Wine Review: 2014 Retriever Red, Linganore Winecellars

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Many moons ago, Xavier took a field trip to Linganore Winecellars in Mt. Airy for a wine tasting.  My favorite dry red was the Chambourcin.

In the meantime, we’ve gotten pretty hooked on the various Red Blends that are out there, especially the ones claiming to be “soft”.

Linganore Winecellars has an excellent soft red blend called Retriever Red featuring none other than my favorite Chambourcin mixed with Cab.

I could drink this wine all night (and I did)  The Chambourin influence is very noticeable with the whole fruity, vanilla, woody oak, smooth finish thang coming through loud and clear.

Retriever Red is a terrific wine to pair up with pretty much anything or just put a straw in the bottle and call it a night.

No nasty revenge headache and I would be confident to serve this at a party or to send a bottle to my mom as a gift.

Very enjoyable!

 

Wine Review: 2015 Cabernet Sauvignon, Casillero del Diablo

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Straight from the Devil’s locker.

The direct translation of Casillero is “pigeon hole” or “locker”.

From their website, I would guess that they are making reference to the Devil’s personal collection but let’s not get caught up on semantics.

It’s no secret that Xavier and I eat at  Cacique a lot. I mean a lot.

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I’ve had this Cabernet Sauvignon twice at Cacique and still liked it enough to get a bottle of my very own.

Caserillo del Diablo doesn’t mess around.  This is the best Cabernet Sauvignon I’ve had. It’s got just the right amount of everything: right amount of oak, right amount of fruit, right amount of smooth finish, and generally the right amount of awesome.

I often find Cab to be a little full bodied, too bold, too much upper cut to the upper palate, but Caserillo del Diablo is not like that at all.  It’s silky smooth and seriously dangerous. The bottle disappears very easily.

Other pertinent facts: NO red wine headache.

This is the first wine from Chile that I’ve had and I have to say that maybe Kricket is onto something.  Chile tastes good.  

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Wine Review: 2013 Syrah, Blackstone

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This is both the first wine from Blackstone and the first Syrah I have tried.

Blackstone wine is not particularly pricey but it is very good.  I think this bottle was about $9.00.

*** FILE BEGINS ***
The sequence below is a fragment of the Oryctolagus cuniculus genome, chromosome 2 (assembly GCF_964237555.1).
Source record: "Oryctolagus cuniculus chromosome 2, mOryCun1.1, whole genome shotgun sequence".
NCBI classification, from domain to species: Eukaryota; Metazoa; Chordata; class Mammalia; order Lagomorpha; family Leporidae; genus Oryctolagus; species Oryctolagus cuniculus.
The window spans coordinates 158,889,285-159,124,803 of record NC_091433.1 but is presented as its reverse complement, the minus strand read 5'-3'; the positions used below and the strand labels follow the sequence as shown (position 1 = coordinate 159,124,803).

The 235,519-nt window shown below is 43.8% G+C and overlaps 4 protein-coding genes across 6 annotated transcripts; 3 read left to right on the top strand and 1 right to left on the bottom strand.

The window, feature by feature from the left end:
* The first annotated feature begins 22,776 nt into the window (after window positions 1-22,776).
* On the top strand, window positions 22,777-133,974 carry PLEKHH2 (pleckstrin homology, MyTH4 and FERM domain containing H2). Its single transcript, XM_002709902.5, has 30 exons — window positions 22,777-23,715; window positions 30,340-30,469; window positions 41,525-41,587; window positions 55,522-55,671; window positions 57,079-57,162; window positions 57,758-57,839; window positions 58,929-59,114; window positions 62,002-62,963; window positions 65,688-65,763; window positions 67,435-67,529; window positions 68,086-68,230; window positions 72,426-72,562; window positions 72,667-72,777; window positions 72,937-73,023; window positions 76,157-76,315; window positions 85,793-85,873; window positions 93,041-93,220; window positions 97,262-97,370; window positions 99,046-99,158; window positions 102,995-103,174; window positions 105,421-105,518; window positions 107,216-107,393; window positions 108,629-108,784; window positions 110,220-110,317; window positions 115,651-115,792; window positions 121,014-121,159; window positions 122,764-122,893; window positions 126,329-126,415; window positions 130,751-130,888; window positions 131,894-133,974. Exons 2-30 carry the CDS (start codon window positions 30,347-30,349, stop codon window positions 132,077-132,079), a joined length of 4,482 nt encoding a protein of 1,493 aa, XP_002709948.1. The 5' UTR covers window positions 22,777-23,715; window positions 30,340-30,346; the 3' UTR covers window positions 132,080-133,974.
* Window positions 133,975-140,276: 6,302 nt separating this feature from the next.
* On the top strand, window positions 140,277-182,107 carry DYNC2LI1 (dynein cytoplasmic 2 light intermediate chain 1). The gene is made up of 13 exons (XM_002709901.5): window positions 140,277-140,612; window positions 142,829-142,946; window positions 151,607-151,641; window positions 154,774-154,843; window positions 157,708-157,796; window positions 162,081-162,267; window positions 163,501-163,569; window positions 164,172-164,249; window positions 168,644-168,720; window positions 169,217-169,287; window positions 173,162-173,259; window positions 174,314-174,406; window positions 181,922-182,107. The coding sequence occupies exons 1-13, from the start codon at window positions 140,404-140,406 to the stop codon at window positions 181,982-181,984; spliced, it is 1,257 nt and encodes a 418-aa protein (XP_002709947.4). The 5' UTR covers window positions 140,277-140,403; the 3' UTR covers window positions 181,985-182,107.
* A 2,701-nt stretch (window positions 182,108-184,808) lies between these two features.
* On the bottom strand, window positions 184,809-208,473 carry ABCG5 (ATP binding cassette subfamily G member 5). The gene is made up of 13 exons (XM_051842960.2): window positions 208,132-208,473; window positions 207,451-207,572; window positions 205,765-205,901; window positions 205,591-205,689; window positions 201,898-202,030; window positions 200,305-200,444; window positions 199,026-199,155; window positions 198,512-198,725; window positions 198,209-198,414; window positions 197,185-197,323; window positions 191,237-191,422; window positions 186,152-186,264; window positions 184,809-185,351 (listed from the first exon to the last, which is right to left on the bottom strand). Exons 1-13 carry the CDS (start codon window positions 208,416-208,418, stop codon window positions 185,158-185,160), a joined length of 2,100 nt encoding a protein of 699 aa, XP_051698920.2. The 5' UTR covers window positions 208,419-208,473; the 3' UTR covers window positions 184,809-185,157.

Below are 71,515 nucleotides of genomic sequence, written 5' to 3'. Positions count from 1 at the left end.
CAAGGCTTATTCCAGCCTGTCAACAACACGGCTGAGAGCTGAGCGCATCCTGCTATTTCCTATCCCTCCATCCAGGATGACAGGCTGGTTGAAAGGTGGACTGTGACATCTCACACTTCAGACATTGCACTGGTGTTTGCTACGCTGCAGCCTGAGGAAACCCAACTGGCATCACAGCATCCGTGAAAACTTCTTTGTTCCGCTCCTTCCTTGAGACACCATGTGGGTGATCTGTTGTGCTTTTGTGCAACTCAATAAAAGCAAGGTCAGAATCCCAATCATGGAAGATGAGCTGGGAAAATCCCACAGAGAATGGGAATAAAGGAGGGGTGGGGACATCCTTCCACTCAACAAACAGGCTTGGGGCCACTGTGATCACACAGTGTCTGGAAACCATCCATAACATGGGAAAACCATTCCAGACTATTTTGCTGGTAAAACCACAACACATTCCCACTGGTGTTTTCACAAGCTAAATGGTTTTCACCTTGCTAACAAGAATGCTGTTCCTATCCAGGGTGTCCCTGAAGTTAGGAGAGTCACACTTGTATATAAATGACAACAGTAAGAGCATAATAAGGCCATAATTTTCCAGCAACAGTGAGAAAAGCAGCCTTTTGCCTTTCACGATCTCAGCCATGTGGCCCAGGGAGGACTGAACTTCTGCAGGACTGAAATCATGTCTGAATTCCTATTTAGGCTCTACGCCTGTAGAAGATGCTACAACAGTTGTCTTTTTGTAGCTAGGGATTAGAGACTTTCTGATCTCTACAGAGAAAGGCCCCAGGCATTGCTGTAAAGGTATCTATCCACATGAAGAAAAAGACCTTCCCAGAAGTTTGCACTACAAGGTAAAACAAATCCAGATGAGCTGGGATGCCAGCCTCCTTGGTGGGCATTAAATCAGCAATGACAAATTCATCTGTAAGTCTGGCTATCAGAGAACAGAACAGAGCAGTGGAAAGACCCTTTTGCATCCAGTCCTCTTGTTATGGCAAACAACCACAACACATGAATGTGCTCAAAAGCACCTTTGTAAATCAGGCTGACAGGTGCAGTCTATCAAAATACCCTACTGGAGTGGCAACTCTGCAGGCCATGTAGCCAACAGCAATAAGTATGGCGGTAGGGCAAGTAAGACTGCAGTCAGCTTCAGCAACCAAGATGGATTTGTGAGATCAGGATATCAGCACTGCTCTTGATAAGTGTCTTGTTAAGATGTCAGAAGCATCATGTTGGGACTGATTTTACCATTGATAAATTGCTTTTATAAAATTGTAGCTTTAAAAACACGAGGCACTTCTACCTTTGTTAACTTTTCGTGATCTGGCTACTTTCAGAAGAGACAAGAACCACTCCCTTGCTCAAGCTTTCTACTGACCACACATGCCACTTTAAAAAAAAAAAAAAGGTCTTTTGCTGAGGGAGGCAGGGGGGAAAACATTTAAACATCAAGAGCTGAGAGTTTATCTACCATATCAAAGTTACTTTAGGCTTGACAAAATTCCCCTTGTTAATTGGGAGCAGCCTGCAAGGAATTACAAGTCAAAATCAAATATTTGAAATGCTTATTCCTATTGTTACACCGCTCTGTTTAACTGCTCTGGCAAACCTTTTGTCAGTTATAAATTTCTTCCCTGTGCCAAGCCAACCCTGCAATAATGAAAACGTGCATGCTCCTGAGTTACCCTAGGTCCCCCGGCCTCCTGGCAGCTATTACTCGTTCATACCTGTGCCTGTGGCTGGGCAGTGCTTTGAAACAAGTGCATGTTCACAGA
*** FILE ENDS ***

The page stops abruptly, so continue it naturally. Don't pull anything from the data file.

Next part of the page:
First impressions, I don’t know if all Syrah is this way but the one from Blackstone is a very soft red wine.  It opens with a little kick but mellows quickly with a long, smooth finish. Think dark fruit and smooth coffee.

Blackstone Syrah is an easy drinking wine that causes the bottom of the bottle to appear all too quickly.

You may have noticed that I review a lot of red blends of which Syrah is often a key ingredient.  In the blends it can be difficult to isolate the individual varietals but tasting the Syrah by itself I can now recognize it as the predominate flavor in many of the blends that I really like.

Incidentally, Syrah is made from the exact same grape as Shiraz.  I reviewed a Shiraz awhile back and, if my memory serves, Xavier said it was crass (the wine, not my review).  I see now that crass is an accurate description. Shiraz wears sunglasses indoors and swears in front of children. Syrah speaks in complete sentences and reads books that have more words than pictures.

I don’t know why Syrah isn’t more popular. In fact, Blackstone is the only option for Syrah at my neighborhood store, and maybe that says more about the store than the varietal, but I would love to see more options nonetheless.

If you know of any good ones, please leave your recommendations in the comments section below.

Wine Review: Red Blend, 7 Moons

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Seemingly out of nowhere, this wine just appeared in the feature sale bin at my neighborhood liquor store. It also showed up at the one gas station in our local area that is allowed to sell wine.

The label was cool so naturally we bought it.